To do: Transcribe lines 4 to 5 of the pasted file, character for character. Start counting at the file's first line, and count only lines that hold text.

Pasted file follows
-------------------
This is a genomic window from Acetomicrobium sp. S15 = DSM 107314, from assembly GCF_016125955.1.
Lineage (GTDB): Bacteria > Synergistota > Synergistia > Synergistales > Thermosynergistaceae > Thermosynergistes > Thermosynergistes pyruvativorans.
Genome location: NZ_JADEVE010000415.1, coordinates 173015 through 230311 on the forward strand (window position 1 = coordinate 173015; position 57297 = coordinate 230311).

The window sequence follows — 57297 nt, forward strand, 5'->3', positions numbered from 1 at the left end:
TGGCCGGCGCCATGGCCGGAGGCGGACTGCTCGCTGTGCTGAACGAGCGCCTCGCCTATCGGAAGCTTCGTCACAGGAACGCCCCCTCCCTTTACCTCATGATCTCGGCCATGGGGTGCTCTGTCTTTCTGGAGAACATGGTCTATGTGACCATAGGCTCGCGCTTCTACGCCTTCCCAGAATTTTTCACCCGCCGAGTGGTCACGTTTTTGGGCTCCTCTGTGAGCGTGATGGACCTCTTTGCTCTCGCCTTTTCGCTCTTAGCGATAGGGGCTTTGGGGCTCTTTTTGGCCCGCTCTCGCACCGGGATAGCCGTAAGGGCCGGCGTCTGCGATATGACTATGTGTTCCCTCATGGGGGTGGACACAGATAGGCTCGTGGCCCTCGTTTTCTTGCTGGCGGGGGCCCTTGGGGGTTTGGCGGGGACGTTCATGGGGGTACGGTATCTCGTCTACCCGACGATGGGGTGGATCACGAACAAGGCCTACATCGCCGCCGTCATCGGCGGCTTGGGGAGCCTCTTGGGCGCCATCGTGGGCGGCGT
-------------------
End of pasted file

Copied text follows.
The window sequence follows — 57297 nt, forward strand, 5'->3', positions numbered from 1 at the left end:
TGGCCGGCGCCATGGCCGGAGGCGGACTGCTCGCTGTGCTGAACGAGCGCCTCGCCTATCGGAAGCTTCGTCACAGGAACGCCCCCTCCCTTTACCTCATGATCTCGGCCATGGGGTGCTCTGTCTTTCTGGAGAACATGGTCTATGTGACCATAGGCTCGCGCTTCTACGCCTTCCCAGAATTTTTCACCCGCCGAGTGGTCACGTTTTTGGGCTCCTCTGTGAGCGTGATGGACCTCTTTGCTCTCGCCTTTTCGCTCTTAGCGATAGGGGCTTTGGGGCTCTTTTTGGCCCGCTCTCGCACCGGGATAGCCGTAAGGGCCGGCGTCTGCGATATGACTATGTGTTCCCTCATGGGGGTGGACACAGATAGGCTCGTGGCCCTCGTTTTCTTGCTGGCGGGGGCCCTTGGGGGTTTGGCGGGGACGTTCATGGGGGTACGGTATCTCGTCTACCCGACGATGGGGTGGATCACGAACAAGGCCTACATCGCCGCCGTCATCGGCGGCTTGGGGAGCCTCTTGGGCGCCATCGTGGGCGGCGT